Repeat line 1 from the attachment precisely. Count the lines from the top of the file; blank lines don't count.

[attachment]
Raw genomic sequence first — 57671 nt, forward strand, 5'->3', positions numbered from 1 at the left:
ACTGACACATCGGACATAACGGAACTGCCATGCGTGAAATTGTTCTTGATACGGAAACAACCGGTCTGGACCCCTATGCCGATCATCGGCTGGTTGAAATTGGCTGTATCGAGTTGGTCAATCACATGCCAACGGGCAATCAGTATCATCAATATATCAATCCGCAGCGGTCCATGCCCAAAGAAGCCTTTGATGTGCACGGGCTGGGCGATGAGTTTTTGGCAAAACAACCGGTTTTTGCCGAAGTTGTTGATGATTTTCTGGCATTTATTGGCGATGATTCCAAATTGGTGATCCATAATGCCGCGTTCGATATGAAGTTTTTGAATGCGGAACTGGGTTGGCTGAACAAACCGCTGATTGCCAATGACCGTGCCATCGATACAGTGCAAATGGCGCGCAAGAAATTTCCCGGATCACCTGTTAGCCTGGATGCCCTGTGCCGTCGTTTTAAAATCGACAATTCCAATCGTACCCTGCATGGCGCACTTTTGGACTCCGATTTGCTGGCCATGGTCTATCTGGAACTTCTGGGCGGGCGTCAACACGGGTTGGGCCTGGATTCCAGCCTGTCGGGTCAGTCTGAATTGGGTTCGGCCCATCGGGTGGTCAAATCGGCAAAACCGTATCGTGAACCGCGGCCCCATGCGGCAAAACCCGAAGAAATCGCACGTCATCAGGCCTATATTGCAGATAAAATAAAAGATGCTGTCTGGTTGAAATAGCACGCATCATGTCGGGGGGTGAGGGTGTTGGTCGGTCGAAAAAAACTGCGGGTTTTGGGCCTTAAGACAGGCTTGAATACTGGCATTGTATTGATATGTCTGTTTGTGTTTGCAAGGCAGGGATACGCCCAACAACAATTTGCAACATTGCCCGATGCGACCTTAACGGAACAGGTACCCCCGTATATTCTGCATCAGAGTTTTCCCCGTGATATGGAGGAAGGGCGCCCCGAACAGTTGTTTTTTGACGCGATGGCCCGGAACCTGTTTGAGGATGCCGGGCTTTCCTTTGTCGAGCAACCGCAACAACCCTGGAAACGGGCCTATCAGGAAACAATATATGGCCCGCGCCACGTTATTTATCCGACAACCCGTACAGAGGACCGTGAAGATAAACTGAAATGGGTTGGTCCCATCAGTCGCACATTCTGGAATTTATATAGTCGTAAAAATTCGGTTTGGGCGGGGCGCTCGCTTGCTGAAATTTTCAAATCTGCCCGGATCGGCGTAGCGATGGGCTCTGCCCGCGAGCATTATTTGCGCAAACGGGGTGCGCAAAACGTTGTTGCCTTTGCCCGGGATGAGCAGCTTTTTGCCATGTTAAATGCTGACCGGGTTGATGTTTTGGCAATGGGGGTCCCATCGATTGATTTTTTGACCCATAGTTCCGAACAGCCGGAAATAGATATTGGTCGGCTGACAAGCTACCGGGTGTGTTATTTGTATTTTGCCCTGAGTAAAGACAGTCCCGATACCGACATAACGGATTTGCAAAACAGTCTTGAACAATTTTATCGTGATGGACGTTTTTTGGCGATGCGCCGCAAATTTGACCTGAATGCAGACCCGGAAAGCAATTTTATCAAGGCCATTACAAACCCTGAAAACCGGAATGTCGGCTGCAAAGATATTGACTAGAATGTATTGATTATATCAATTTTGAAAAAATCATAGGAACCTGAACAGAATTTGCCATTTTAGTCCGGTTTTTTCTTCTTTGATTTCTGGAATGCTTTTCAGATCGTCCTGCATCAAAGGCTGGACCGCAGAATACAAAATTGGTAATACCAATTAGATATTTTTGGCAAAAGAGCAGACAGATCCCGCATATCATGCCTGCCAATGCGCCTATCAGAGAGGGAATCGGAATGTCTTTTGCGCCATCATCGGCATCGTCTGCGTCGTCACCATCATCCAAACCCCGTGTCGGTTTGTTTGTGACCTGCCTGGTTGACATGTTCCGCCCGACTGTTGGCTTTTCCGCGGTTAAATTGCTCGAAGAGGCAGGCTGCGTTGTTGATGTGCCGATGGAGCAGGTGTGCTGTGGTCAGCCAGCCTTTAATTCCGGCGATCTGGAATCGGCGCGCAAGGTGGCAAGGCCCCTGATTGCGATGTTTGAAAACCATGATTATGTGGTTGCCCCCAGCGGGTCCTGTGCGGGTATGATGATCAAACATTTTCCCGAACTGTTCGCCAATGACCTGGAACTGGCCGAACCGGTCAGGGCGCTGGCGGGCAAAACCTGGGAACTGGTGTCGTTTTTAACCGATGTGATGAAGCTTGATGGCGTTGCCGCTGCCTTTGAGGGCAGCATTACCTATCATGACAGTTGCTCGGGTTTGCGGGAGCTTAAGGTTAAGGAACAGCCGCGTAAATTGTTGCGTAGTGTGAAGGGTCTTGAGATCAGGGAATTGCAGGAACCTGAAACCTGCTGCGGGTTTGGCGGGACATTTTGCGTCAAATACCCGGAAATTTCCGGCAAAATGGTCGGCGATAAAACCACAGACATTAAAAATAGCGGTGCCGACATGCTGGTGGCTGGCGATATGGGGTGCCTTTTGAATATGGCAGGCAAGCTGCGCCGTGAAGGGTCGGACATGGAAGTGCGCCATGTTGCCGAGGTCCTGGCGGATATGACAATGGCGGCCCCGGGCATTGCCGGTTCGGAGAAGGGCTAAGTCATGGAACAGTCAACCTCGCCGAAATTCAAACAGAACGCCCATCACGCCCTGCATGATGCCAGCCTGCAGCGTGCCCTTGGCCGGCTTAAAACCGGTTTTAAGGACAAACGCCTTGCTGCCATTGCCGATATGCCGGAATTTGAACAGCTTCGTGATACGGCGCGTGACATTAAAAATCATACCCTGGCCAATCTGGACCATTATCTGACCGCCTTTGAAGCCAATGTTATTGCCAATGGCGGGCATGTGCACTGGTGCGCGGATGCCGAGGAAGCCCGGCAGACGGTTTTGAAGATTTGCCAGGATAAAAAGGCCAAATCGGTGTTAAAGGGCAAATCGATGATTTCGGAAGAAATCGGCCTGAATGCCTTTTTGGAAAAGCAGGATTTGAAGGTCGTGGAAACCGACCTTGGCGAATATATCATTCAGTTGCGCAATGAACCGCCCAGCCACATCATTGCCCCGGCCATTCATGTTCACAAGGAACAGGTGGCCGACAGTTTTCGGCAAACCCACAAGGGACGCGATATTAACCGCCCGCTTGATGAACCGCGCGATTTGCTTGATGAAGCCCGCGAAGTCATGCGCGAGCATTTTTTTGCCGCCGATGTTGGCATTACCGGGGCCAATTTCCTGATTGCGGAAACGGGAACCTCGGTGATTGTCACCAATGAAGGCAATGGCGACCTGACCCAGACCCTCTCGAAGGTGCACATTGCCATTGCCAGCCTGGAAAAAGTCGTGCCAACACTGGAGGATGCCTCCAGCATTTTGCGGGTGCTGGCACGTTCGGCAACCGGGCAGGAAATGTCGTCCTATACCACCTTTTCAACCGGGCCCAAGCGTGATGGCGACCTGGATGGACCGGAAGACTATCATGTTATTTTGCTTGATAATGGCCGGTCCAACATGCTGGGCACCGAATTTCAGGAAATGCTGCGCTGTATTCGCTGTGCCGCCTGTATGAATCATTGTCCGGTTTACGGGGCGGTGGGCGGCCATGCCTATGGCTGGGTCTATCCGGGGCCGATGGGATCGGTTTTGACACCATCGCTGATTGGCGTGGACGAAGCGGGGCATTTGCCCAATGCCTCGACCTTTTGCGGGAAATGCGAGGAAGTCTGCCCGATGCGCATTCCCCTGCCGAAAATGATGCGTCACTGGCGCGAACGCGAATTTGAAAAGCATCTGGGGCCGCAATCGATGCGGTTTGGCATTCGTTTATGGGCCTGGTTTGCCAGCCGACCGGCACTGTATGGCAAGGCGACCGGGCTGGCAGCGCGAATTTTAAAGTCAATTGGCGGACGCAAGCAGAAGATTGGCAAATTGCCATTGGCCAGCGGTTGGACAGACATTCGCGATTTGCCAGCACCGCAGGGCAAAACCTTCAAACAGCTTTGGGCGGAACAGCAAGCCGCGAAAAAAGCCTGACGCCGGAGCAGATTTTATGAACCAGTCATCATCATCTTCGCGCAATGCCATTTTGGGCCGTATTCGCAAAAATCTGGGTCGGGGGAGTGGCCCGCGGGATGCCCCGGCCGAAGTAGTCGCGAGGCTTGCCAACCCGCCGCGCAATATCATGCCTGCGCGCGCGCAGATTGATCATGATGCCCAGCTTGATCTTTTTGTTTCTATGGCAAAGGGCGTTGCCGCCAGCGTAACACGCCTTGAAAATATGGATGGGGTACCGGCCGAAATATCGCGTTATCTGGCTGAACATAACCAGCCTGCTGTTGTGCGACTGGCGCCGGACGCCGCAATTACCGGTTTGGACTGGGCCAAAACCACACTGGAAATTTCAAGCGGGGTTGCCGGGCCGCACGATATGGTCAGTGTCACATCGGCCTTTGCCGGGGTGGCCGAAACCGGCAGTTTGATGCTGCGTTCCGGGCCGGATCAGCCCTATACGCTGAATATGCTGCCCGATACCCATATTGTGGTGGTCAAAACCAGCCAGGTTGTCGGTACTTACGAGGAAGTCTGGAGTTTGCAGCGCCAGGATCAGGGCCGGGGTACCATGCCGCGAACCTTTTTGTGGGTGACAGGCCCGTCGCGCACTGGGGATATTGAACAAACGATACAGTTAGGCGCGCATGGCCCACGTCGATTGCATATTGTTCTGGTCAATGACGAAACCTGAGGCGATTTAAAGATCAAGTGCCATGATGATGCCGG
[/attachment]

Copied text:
Raw genomic sequence first — 57671 nt, forward strand, 5'->3', positions numbered from 1 at the left: